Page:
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ALPSP Conference: cOAlition S and the future of Open Access

Kieran PrinceBy Kieran Prince
Category - Blog

Wednesday 31st October 2018

Our international sales manager, Kieran Prince, reflects on this year’s ALPSP Conference and announcement of the EU initiative ‘cOAlition S’ to produce more Open Access content.

If there was one topic which set the theme at the recent Association of Learned and Professional Society Publishers (ALPSP) conference, it was Open Access and the announcement of ‘cOAlition S’.

cOAlition S

The recently unveiled EU-backed initiative to produce more Open Access content has the support of many influential funding bodies, and created fierce debate across the academic publishing world.

The plan will see any research produced by the funding bodies released as Open Access content. On September 4, cOAlition S stated:

By 2020 scientific publications that result from research funded by public grants provided by participating national and European research councils and funding bodies, must be published in compliant Open Access journals or on compliant Open Access platforms.”

Chris Jackson, professor of basin analysis at Imperial College London’s department of earth science and engineering, shared his thoughts on this bold move as he delivered the keynote address at the ALPSP conference in September.

He highlighted the huge amount of confusion among academics, publishers and librarians that followed the cOAlition S announcement.

“Plan S, cue chaos and confusion, you go onto any social media, you bump into somebody in the toilet or in the lift, and they say, oh I heard something, somebody from the European Union, I thought Brexit had happened.” He said.

“It is just changing daily the view about what it is. It is just a plan but it is causing a lot of concern.”

Challenges for academics

After highlighting a number of challenges that academics currently face in getting their papers published, from the costs of article processing charges (APCs) to the lack of engagement and transparency by both society and commercial journal publishers, he concluded in favour of Open Access.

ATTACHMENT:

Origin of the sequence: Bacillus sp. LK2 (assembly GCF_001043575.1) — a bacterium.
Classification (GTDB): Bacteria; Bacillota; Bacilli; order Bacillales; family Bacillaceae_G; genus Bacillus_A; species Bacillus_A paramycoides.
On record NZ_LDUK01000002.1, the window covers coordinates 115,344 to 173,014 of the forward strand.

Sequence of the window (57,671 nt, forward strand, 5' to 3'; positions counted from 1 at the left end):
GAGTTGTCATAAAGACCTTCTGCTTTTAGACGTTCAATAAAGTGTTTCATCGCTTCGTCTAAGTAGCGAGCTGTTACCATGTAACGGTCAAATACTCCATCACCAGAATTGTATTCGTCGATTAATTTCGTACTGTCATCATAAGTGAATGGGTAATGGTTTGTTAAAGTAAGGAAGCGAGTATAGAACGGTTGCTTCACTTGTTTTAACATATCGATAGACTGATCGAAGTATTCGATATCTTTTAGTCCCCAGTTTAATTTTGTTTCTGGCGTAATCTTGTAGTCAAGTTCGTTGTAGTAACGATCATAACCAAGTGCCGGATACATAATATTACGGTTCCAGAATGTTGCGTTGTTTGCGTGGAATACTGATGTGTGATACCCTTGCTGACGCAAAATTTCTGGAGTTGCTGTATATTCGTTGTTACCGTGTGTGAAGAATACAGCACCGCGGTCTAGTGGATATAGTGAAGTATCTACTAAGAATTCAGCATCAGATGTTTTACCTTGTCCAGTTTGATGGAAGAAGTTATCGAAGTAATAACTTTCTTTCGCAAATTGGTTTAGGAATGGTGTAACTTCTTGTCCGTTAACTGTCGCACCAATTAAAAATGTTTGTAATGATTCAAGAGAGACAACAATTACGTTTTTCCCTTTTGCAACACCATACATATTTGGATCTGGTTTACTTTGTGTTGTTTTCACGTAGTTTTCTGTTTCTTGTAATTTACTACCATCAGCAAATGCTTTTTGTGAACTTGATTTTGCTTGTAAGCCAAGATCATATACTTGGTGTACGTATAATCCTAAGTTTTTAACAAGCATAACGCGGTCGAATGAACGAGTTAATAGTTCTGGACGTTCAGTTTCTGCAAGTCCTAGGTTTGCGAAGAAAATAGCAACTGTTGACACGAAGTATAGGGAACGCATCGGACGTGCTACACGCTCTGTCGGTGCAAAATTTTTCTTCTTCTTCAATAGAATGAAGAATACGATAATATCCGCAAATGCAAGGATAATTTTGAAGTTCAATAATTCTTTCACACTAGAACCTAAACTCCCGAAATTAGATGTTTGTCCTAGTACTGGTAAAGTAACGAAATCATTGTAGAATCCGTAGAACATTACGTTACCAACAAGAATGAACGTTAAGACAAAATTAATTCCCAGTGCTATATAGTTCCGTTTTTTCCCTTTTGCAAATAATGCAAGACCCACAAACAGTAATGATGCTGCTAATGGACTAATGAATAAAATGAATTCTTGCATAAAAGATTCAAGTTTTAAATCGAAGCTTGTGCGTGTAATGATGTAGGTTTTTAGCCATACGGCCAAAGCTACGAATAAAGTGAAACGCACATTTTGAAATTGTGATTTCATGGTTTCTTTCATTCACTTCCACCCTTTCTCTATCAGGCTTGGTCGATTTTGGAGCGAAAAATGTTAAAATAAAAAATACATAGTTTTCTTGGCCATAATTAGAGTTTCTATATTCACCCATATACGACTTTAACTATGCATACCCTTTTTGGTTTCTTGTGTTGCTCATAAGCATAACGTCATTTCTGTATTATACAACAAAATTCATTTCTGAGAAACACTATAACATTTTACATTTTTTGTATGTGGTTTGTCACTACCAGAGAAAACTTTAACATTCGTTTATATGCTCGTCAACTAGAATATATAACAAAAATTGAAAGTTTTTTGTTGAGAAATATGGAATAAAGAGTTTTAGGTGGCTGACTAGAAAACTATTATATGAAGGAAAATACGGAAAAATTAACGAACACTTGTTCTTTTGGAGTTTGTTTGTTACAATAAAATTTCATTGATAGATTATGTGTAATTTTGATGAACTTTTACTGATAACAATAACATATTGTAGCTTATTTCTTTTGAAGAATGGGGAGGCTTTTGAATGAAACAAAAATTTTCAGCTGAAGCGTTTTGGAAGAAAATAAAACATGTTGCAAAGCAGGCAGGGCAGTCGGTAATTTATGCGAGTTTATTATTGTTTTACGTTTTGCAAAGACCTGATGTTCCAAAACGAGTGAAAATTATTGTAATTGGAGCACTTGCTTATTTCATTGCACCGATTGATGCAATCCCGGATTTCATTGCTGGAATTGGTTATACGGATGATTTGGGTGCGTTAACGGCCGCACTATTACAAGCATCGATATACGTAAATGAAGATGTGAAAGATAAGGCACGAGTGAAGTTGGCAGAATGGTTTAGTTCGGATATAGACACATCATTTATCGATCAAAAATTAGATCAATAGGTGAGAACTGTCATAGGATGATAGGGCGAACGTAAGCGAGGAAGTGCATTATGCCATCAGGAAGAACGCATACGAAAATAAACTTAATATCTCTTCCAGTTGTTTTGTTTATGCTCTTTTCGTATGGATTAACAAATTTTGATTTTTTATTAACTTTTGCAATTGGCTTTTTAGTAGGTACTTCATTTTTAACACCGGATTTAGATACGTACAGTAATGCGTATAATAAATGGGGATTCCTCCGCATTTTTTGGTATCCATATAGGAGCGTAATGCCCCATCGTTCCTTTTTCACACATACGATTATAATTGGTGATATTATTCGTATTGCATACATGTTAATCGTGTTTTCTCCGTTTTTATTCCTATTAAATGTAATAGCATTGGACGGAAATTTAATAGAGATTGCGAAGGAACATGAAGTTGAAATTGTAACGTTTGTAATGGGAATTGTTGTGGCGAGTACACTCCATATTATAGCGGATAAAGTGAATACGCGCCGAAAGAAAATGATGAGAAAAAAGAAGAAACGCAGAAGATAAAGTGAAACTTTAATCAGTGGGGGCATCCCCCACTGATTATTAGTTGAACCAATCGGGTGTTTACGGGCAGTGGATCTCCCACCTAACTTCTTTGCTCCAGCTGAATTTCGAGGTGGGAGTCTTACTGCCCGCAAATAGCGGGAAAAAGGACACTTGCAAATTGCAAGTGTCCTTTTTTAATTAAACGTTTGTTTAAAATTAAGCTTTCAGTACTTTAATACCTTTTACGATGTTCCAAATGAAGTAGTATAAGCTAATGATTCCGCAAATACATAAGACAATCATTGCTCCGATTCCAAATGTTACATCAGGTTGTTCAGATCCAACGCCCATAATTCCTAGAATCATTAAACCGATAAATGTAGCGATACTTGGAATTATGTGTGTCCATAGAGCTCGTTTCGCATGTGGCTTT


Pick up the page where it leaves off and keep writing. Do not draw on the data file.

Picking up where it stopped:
Professor Jackson acknowledged the challenges around total Open Access for learned societies and publishers and suggested other steps that publishers should consider before this more radical step:

  1. Stop offering print
  2. More transparency around price setting and how much things cost, partly because a lot of academics think it is free
  3. Offer strongly reduced APCs to early career researchers as an opportunity to build brand loyalty to journals and societies
  4. Offer free colour figures and low per page charges
  5. Be transparent about your view on metrics

The cOAlition S debate arrives against a backdrop of a highly acquisitive academic publishing sector.

The learned and professional societies, represented at the ALPSP, offer a much more level playing field through their publishing activities.

But there is very little engagement between academics, researchers, librarians and publishers with each group being siloed from one another and lacking an understanding of the other’s needs.

Publishing revenue models

There is a feeling among the academic community that publishers are overly protective of their revenues which hinders collaboration and transparency.

Open Access is a concept that triggers fierce debate among the publishing industry with very polarised views.

Transitioning to Open Access alone would generate cost to the publisher. This combined with wider concerns about content quality and changing business models, creates several challenges.

For full Open Access to be achieved in a way that is workable for all parties, we need to see a completely different business model and process rolled out which supports the needs of all the different parties.

This is going to take a long time.

This is where Professor Jackson’s suggestions for greater engagement and proactive steps publishers can take to pursue and assist this are important.

Some publishers are now rolling out a combination of both Open Access and ‘commercial’ paid-for journals. This model works because it still allows researchers to get paid. Other publishers have created open source platforms around which they can sell sources.

So while full Open Access remains unworkable for many, a hybrid approach seems to be the most effective one in which publishers can offer some of their journals as Open Access and some remaining paid-for to bring in the necessary revenues.

This is an interesting and constantly changing area which will continue to be hotly debated.  Open communication and sharing of ideas is key, so it was great to see it being so openly and candidly discussed at the ALPSP Conference.

Visit the ALPSP Conference website to hear Professor Jackson’s opening keynote ‘Adventures in publishing’ and read Kieran’s previous blog on Open Access.


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